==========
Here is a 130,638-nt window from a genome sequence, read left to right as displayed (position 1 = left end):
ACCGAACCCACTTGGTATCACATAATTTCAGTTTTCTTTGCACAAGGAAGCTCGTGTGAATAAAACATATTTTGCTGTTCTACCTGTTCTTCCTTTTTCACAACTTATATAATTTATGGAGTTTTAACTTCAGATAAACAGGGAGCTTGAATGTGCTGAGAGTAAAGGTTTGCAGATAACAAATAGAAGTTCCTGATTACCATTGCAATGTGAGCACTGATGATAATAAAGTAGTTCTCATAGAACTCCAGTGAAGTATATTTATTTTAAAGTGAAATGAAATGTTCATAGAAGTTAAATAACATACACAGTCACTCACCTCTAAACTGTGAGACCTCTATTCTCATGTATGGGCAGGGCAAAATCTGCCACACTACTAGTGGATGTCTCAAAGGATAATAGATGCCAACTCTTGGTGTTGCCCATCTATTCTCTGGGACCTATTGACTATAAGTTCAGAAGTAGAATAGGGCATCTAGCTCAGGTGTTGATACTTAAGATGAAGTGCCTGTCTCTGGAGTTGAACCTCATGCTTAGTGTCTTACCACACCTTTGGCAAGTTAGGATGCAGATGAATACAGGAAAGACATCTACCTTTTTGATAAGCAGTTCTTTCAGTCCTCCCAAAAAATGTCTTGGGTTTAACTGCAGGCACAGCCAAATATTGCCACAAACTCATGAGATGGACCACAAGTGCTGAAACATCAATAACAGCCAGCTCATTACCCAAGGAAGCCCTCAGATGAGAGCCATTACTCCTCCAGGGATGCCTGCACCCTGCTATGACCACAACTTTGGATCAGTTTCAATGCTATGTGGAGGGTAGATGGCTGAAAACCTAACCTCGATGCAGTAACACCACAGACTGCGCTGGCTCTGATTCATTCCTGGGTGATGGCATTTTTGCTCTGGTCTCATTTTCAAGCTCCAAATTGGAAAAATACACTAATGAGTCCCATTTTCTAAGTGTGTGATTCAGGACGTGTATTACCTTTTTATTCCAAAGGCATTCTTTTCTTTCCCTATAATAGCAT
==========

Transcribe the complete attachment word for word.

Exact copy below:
Here is a 130,638-nt window from a genome sequence, read left to right as displayed (position 1 = left end):
ACCGAACCCACTTGGTATCACATAATTTCAGTTTTCTTTGCACAAGGAAGCTCGTGTGAATAAAACATATTTTGCTGTTCTACCTGTTCTTCCTTTTTCACAACTTATATAATTTATGGAGTTTTAACTTCAGATAAACAGGGAGCTTGAATGTGCTGAGAGTAAAGGTTTGCAGATAACAAATAGAAGTTCCTGATTACCATTGCAATGTGAGCACTGATGATAATAAAGTAGTTCTCATAGAACTCCAGTGAAGTATATTTATTTTAAAGTGAAATGAAATGTTCATAGAAGTTAAATAACATACACAGTCACTCACCTCTAAACTGTGAGACCTCTATTCTCATGTATGGGCAGGGCAAAATCTGCCACACTACTAGTGGATGTCTCAAAGGATAATAGATGCCAACTCTTGGTGTTGCCCATCTATTCTCTGGGACCTATTGACTATAAGTTCAGAAGTAGAATAGGGCATCTAGCTCAGGTGTTGATACTTAAGATGAAGTGCCTGTCTCTGGAGTTGAACCTCATGCTTAGTGTCTTACCACACCTTTGGCAAGTTAGGATGCAGATGAATACAGGAAAGACATCTACCTTTTTGATAAGCAGTTCTTTCAGTCCTCCCAAAAAATGTCTTGGGTTTAACTGCAGGCACAGCCAAATATTGCCACAAACTCATGAGATGGACCACAAGTGCTGAAACATCAATAACAGCCAGCTCATTACCCAAGGAAGCCCTCAGATGAGAGCCATTACTCCTCCAGGGATGCCTGCACCCTGCTATGACCACAACTTTGGATCAGTTTCAATGCTATGTGGAGGGTAGATGGCTGAAAACCTAACCTCGATGCAGTAACACCACAGACTGCGCTGGCTCTGATTCATTCCTGGGTGATGGCATTTTTGCTCTGGTCTCATTTTCAAGCTCCAAATTGGAAAAATACACTAATGAGTCCCATTTTCTAAGTGTGTGATTCAGGACGTGTATTACCTTTTTATTCCAAAGGCATTCTTTTCTTTCCCTATAATAGCAT